As far as Turkish Daily News came to know, Apakan's and Zevikoz's meetings with the Armenians in Bern were successful in sense of coming to agreement on the strategy and methods of resolving the present problems.

It also came out that instead of discussing the establishment of one commission, the Armenian and Turkish sides discussed the opportunity of founding four joint commissions, one for the borders, the Genocide, reparations and Karabakh respectively.

Previous President of Armenia Robert Kocharian denied Recep Tayyip Erdogan's proposal to establish a commission of Armenian and Turkish historians to study the 1915 events. Kocharian insisted that an intergovernmental, not scientific commission must be established. This time, according to diplomatic sources, measures are taken to meet the requirements of both the sides.

Most attention during Apakan's and Zevikoz's meetings was paid to the question of opening the Turkish-Armenian border. It is a long time since the EU and the USA have started persuading Ankara that opeing the border with Armenia is the best way to weaken Armenia's positions on the Genocide".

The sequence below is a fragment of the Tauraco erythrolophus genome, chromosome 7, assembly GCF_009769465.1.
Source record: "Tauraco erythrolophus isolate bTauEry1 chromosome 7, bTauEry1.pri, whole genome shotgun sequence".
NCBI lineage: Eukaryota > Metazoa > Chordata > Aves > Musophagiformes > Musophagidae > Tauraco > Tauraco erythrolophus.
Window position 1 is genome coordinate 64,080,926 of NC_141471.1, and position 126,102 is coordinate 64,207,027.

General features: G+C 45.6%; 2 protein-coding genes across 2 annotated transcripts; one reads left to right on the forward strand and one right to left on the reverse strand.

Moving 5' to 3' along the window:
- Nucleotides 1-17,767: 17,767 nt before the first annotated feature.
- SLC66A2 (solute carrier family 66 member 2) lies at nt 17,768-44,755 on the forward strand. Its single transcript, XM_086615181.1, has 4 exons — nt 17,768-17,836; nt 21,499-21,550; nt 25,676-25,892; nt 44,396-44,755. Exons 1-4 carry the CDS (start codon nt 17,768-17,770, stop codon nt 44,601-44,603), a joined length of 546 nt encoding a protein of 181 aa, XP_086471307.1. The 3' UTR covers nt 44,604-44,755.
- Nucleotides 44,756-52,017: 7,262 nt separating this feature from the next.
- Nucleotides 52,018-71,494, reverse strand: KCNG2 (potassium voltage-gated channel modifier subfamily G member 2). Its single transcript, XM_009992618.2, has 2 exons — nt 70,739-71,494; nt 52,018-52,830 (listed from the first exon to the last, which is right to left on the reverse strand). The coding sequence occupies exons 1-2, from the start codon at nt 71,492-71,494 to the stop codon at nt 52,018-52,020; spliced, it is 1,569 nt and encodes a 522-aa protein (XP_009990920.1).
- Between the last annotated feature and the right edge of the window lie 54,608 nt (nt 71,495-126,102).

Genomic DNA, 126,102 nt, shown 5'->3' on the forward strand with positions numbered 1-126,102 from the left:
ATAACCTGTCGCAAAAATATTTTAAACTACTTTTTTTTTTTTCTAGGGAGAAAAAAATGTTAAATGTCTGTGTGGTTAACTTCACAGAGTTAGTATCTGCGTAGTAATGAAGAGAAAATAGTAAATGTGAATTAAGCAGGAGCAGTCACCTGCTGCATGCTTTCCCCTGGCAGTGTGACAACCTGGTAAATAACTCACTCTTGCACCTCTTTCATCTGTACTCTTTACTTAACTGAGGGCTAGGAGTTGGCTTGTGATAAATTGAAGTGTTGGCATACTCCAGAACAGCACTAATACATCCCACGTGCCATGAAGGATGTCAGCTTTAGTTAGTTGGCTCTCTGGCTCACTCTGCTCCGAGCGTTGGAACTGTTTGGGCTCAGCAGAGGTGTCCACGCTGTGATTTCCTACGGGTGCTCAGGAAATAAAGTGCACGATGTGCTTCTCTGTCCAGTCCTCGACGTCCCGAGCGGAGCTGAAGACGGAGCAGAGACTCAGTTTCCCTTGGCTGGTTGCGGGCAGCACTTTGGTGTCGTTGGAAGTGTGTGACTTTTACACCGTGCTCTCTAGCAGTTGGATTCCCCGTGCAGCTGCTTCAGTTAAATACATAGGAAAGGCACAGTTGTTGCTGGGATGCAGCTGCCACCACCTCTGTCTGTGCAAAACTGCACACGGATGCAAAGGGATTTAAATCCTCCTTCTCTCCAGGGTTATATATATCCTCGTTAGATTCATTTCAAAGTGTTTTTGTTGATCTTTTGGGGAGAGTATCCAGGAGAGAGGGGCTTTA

In the end mentions Serge Sarkisian's invitation of Abdullah Gul to Armenia on September 6 and says about the possibility of having the third round of talks this year before the possible meeting in Yerevan.


Cohen Takes Credit for Killing Genocide Resolution

From: Aram Hamparian (

Dear Reader

This is your chance to kick-out a top enemy of Armenian Genocide recognition and see him replaced by a friend of the Armenian people.

The battle lines are drawn.

The showdown will be on August 7th.


On one side is Tennessee Congressman Steve Cohen, who's fought the Armenian Genocide Resolution tooth and nail, even holding a press conference against this legislation. Just last week, in his local paper, he bragged that among his "biggest accomplishments" was unraveling a "resolution to condemn Turkey for the Armenian Genocide almost a century ago."

On the other, you have Nikki Tinker, a principled community leader who has pledged to fight for Armenian Genocide recognition, to help Nagorno Karabagh, and support Armenia. She has received broad backing, including strong support from the African American community that makes up roughly 60% of the District, and nearly 80% of its Democratic Party.

What makes this race so vital is that Cohen is an extremely vulnerable candidate.

Recognizing this historic chance to send a powerful message across Capitol Hill, Armenians from around the country have rallied on-line to help tip the scales for Tinker.